Dr. John McGeehan at the University of Portsmouth and Dr. Gregg Beckham were studying the structure of PETase, an enzyme found in 2016 in bacteria in a waste recycling center in Japan. This bacterium had naturally evolved to slowly digest PET plastic.
To better understand how PETase works, the team utilized intense X-ray beams that are 10-billion times brighter than the sun to see individual atoms. They did some tweaking of the enzyme to better understand its structure during their research, which resulted in the mutation.
The unintended result? They inadvertently engineered an enzyme that is much faster at degrading plastic than the one that was discovered in Japan.
“It’s incredible because it tells us that the enzyme is not yet optimized,” said Dr. McGeehan, in an article by science writer Damian Carrington in the Guardian. “It gives us scope to use all the technology used in other enzyme development for years and years to make a super-fast enzyme.”
We Need to Get a Handle on Our Plastic Consumption
Humans consume 50 billion plastic water bottles every year; 30 million of which are consumed by Americans. And plastic bottles and bags are the most prevalent form of pollution found on our beaches and in our oceans.
Every square mile of the ocean has over 46,000 pieces of plastic floating in it. (Source: Ocean Conservatory via the Huffington Post.)
Yet, we only recycle about 28% of the PET plastic we use. This recycled PET is generally used in different products than what is was originally used for, such as clothing, carpets, and even dog collars, flip flops, and sunglasses. Utilizing enzymes, plastic can be recycled back into its near “virgin” form, which means it can be used again to create similar products, reducing the need to create new plastic from fossil fuels, and not to mention – giving us even more reason to recycle it.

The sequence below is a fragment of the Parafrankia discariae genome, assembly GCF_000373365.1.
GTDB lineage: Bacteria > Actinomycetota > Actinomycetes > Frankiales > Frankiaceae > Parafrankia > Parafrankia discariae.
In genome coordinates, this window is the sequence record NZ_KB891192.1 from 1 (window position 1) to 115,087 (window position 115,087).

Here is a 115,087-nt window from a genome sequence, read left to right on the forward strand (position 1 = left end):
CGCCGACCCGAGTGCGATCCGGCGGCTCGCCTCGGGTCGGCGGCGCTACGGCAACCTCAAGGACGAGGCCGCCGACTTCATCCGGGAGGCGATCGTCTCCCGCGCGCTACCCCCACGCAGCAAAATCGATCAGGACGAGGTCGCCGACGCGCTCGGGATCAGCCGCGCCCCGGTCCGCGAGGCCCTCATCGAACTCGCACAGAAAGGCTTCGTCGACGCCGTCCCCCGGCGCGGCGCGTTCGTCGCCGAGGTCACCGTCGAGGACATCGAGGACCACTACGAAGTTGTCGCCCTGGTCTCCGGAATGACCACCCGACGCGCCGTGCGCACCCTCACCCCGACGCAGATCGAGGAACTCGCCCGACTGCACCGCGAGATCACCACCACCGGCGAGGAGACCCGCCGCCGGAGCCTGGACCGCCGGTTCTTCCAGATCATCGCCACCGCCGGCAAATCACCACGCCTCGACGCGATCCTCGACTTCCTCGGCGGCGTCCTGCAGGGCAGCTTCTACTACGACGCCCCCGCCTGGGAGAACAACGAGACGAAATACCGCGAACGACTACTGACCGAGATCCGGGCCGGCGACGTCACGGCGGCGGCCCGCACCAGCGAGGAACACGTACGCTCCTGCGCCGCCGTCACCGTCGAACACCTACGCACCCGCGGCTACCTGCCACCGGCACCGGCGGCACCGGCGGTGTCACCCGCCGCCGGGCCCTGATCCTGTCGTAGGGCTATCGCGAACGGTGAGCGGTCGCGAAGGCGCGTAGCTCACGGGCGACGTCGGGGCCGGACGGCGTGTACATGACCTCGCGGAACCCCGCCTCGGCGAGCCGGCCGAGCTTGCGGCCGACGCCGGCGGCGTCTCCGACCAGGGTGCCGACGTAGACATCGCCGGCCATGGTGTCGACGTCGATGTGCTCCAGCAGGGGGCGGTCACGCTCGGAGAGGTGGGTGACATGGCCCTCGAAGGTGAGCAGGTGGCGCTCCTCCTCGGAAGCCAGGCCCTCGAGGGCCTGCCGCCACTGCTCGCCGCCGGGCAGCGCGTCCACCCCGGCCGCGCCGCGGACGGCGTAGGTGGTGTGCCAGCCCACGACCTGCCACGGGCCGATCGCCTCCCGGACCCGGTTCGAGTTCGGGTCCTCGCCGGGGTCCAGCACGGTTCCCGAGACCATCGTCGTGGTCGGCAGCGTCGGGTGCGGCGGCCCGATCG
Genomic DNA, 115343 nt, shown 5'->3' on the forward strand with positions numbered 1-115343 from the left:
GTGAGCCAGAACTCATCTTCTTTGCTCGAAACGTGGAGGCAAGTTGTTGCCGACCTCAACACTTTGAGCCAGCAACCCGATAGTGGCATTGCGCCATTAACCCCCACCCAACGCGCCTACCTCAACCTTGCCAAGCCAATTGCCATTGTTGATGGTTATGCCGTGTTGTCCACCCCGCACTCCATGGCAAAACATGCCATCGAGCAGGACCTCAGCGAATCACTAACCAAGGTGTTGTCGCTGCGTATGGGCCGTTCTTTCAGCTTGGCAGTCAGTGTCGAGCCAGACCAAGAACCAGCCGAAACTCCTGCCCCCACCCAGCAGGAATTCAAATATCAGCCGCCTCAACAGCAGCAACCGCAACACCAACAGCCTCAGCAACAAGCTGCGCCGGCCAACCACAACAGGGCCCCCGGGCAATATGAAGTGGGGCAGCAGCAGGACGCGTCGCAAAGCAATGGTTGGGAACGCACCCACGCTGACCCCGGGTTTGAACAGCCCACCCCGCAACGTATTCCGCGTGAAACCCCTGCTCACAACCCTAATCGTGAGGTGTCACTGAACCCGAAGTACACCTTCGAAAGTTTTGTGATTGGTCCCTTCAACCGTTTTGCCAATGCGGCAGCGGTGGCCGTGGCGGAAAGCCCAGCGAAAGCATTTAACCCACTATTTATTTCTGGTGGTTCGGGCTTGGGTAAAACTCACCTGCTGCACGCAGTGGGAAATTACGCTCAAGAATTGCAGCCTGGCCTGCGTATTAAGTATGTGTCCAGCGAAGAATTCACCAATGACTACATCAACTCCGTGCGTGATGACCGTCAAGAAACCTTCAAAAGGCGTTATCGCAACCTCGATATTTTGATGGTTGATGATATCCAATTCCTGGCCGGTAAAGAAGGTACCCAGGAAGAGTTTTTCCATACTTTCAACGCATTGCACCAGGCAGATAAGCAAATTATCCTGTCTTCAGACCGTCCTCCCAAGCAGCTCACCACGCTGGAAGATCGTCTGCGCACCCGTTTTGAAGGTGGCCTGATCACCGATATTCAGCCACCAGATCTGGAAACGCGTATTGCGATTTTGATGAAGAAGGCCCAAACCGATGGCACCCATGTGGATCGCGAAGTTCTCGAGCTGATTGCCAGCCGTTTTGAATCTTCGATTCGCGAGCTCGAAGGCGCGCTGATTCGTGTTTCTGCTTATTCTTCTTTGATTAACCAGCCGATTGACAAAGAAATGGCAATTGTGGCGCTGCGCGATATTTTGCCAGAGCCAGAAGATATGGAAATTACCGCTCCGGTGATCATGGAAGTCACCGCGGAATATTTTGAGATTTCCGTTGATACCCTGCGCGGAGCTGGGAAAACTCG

“Discarded cellphones are a huge, growing source of electronic waste, with close to two billion new cell phones sold every year around the world, and people replacing their phones every few years.” –Dr. Maria Holuszko, Lead Researcher and Professor of Mining Engineering at the University of British Columbia
On UniGuide, I’ve written about eco-friendly cell phone cases, but what about the cell phones themselves? While phone cases that are made with plastic and other un-sustainable materials are not desirable, cell phones also present environmental problems when they’re thrown away.
While some parts of your cell phone can be recycled (as long as it’s disposed of properly, which means not throwing it into the trash), other parts – not so much.
When it comes to recycling cell phones and other e-waste, the focus is usually on recovering useful metals, such as gold, silver, copper, and palladium. These metals can be recycled and then used again in other products. But non-metal materials, like fiber glass and resin, which comprise a large portion of your everyday cell phone, are usually discarded, which means they’re either burned or added to the landfill. This results in hazardous chemicals entering our groundwater, soil, and air.
This is why the work by researchers at the University of British Columbia (UBC) is so groundbreaking: They’ve perfected a process to efficiently separate fiber glass and resin, so these materials can be re-used as well.
How did they do it? With one of the Earth’s most powerful natural forces: gravity.
Dr. Maria Holuszko, a professor of mining engineering at UBC, and the lead researcher on the project, along with PhD student Amit Kumar, developed a process that uses gravity separation and other simple physical techniques to separate the fiber glass and resins in a way that is not environmentally harmful.
Here’s a video with Dr. Holuszko talking about the process:
Bringing Zero-Waste Cell Phones to Mass Scale
The research team is now working on developing a scalable commercial model of the process. They’re partnering with Ronin8, a recycling company that already separates different plastics, fiber, and metals from electronic waste without using toxic chemicals in the process or losing the precious metals.
According to Ronin 8 director of engineering Travis Janke:
“Our vision is to achieve a zero-waste, end-of-life solution for electronics, and our work with Maria and Amit at UBC has moved us closer to this reality.”